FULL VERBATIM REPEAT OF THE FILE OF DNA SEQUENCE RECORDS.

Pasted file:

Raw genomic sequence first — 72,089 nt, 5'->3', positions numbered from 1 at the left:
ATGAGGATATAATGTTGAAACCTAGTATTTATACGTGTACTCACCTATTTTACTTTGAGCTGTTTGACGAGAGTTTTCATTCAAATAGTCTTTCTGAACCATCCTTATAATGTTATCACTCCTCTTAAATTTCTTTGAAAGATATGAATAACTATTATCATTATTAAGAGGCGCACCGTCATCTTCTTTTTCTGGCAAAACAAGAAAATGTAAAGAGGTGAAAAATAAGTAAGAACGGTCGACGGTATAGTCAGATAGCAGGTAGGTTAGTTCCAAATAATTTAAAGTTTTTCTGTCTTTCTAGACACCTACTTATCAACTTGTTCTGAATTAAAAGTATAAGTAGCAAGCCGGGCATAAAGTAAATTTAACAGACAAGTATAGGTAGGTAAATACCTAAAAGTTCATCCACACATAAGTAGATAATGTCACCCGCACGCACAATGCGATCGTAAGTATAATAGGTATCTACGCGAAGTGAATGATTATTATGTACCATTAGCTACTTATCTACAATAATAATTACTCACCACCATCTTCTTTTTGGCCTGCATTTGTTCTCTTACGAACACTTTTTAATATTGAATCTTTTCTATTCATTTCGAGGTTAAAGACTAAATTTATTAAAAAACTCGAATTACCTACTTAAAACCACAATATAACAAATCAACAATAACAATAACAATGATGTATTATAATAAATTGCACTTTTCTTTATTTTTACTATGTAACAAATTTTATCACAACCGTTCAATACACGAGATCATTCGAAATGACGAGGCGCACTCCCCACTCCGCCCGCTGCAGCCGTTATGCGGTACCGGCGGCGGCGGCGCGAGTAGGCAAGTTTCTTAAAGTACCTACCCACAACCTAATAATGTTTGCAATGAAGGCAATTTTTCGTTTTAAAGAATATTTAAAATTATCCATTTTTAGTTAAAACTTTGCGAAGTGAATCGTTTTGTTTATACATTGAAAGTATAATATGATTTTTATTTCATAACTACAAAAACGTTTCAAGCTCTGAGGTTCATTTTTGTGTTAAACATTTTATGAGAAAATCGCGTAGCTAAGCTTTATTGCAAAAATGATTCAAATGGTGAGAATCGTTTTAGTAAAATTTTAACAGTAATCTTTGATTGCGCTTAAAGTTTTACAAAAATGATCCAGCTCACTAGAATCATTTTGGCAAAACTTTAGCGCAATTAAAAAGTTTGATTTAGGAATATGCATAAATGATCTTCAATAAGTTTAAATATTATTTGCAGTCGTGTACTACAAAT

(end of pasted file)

Raw genomic sequence first — 72,089 nt, 5'->3', positions numbered from 1 at the left:
ATGAGGATATAATGTTGAAACCTAGTATTTATACGTGTACTCACCTATTTTACTTTGAGCTGTTTGACGAGAGTTTTCATTCAAATAGTCTTTCTGAACCATCCTTATAATGTTATCACTCCTCTTAAATTTCTTTGAAAGATATGAATAACTATTATCATTATTAAGAGGCGCACCGTCATCTTCTTTTTCTGGCAAAACAAGAAAATGTAAAGAGGTGAAAAATAAGTAAGAACGGTCGACGGTATAGTCAGATAGCAGGTAGGTTAGTTCCAAATAATTTAAAGTTTTTCTGTCTTTCTAGACACCTACTTATCAACTTGTTCTGAATTAAAAGTATAAGTAGCAAGCCGGGCATAAAGTAAATTTAACAGACAAGTATAGGTAGGTAAATACCTAAAAGTTCATCCACACATAAGTAGATAATGTCACCCGCACGCACAATGCGATCGTAAGTATAATAGGTATCTACGCGAAGTGAATGATTATTATGTACCATTAGCTACTTATCTACAATAATAATTACTCACCACCATCTTCTTTTTGGCCTGCATTTGTTCTCTTACGAACACTTTTTAATATTGAATCTTTTCTATTCATTTCGAGGTTAAAGACTAAATTTATTAAAAAACTCGAATTACCTACTTAAAACCACAATATAACAAATCAACAATAACAATAACAATGATGTATTATAATAAATTGCACTTTTCTTTATTTTTACTATGTAACAAATTTTATCACAACCGTTCAATACACGAGATCATTCGAAATGACGAGGCGCACTCCCCACTCCGCCCGCTGCAGCCGTTATGCGGTACCGGCGGCGGCGGCGCGAGTAGGCAAGTTTCTTAAAGTACCTACCCACAACCTAATAATGTTTGCAATGAAGGCAATTTTTCGTTTTAAAGAATATTTAAAATTATCCATTTTTAGTTAAAACTTTGCGAAGTGAATCGTTTTGTTTATACATTGAAAGTATAATATGATTTTTATTTCATAACTACAAAAACGTTTCAAGCTCTGAGGTTCATTTTTGTGTTAAACATTTTATGAGAAAATCGCGTAGCTAAGCTTTATTGCAAAAATGATTCAAATGGTGAGAATCGTTTTAGTAAAATTTTAACAGTAATCTTTGATTGCGCTTAAAGTTTTACAAAAATGATCCAGCTCACTAGAATCATTTTGGCAAAACTTTAGCGCAATTAAAAAGTTTGATTTAGGAATATGCATAAATGATCTTCAATAAGTTTAAATATTATTTGCAGTCGTGTACTACAAAT